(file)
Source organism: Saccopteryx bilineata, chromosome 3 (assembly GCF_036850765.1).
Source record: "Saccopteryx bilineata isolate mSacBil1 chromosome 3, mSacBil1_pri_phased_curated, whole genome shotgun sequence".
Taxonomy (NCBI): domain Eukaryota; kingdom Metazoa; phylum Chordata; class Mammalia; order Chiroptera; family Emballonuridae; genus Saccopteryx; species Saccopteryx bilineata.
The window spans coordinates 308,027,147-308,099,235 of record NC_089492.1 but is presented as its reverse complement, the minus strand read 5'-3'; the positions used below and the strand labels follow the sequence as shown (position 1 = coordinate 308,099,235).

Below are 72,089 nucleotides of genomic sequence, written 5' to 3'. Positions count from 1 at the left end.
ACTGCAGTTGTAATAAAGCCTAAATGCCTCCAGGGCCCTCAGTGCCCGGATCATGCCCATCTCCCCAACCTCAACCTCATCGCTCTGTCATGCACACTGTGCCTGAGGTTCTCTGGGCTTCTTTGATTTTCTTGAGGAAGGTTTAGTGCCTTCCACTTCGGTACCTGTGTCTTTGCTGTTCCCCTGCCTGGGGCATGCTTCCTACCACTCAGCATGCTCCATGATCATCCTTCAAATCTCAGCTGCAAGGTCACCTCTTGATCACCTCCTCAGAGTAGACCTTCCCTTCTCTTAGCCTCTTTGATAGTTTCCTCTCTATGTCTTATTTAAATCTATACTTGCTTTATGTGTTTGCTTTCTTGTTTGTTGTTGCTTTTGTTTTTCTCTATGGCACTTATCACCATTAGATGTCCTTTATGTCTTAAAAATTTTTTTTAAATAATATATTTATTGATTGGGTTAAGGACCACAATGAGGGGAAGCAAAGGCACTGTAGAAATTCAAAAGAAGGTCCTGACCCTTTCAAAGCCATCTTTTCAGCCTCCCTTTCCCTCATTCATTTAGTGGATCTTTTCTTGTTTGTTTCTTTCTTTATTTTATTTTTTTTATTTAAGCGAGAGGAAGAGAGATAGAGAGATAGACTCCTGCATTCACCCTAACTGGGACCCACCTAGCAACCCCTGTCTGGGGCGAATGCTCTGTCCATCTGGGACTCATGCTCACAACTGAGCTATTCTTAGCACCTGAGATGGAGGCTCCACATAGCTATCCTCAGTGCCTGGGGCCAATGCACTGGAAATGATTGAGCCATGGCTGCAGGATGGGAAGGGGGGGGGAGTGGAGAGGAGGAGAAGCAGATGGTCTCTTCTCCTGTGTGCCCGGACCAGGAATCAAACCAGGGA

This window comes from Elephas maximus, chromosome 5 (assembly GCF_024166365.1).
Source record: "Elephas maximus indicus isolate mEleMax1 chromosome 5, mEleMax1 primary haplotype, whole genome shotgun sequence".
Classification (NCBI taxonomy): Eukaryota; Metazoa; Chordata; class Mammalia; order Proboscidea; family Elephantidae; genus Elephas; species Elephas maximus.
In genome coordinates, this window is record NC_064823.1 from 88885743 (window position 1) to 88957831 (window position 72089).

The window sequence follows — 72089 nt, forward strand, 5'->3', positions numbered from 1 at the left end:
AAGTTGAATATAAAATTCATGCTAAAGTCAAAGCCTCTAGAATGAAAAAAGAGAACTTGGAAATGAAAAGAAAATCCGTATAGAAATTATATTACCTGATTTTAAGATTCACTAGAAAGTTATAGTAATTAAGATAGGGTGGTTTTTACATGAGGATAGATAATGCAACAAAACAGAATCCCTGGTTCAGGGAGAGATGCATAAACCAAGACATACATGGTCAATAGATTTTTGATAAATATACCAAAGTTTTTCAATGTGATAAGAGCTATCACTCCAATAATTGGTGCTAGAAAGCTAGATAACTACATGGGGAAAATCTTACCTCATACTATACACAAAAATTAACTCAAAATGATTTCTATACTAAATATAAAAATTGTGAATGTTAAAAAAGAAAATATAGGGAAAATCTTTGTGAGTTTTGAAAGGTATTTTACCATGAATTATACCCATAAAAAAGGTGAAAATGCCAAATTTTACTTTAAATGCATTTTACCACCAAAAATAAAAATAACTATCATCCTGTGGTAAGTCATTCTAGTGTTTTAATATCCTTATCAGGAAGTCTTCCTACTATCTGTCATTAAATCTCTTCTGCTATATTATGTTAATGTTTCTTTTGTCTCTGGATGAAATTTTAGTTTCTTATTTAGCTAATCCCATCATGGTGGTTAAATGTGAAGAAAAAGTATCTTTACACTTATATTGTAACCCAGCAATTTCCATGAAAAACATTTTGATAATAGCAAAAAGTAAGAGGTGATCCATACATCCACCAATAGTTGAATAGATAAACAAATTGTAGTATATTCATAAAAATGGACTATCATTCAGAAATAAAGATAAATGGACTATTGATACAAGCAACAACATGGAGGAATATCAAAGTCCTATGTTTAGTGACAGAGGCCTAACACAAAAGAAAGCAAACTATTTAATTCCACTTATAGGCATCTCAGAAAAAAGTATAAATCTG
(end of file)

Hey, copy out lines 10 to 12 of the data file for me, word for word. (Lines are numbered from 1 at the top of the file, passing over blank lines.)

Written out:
In genome coordinates, this window is record NC_064823.1 from 88885743 (window position 1) to 88957831 (window position 72089).

The window sequence follows — 72089 nt, forward strand, 5'->3', positions numbered from 1 at the left end:
AAGTTGAATATAAAATTCATGCTAAAGTCAAAGCCTCTAGAATGAAAAAAGAGAACTTGGAAATGAAAAGAAAATCCGTATAGAAATTATATTACCTGATTTTAAGATTCACTAGAAAGTTATAGTAATTAAGATAGGGTGGTTTTTACATGAGGATAGATAATGCAACAAAACAGAATCCCTGGTTCAGGGAGAGATGCATAAACCAAGACATACATGGTCAATAGATTTTTGATAAATATACCAAAGTTTTTCAATGTGATAAGAGCTATCACTCCAATAATTGGTGCTAGAAAGCTAGATAACTACATGGGGAAAATCTTACCTCATACTATACACAAAAATTAACTCAAAATGATTTCTATACTAAATATAAAAATTGTGAATGTTAAAAAAGAAAATATAGGGAAAATCTTTGTGAGTTTTGAAAGGTATTTTACCATGAATTATACCCATAAAAAAGGTGAAAATGCCAAATTTTACTTTAAATGCATTTTACCACCAAAAATAAAAATAACTATCATCCTGTGGTAAGTCATTCTAGTGTTTTAATATCCTTATCAGGAAGTCTTCCTACTATCTGTCATTAAATCTCTTCTGCTATATTATGTTAATGTTTCTTTTGTCTCTGGATGAAATTTTAGTTTCTTATTTAGCTAATCCCATCATGGTGGTTAAATGTGAAGAAAAAGTATCTTTACACTTATATTGTAACCCAGCAATTTCCATGAAAAACATTTTGATAATAGCAAAAAGTAAGAGGTGATCCATACATCCACCAATAGTTGAATAGATAAACAAATTGTAGTATATTCATAAAAATGGACTATCATTCAGAAATAAAGATAAATGGACTATTGATACAAGCAACAACATGGAGGAATATCAAAGTCCTATGTTTAGTGACAGAGGCCTAACACAAAAGAAAGCAAACTATTTAATTCCACTTATAGGCATCTCAGAAAAAAGTATAAATCTG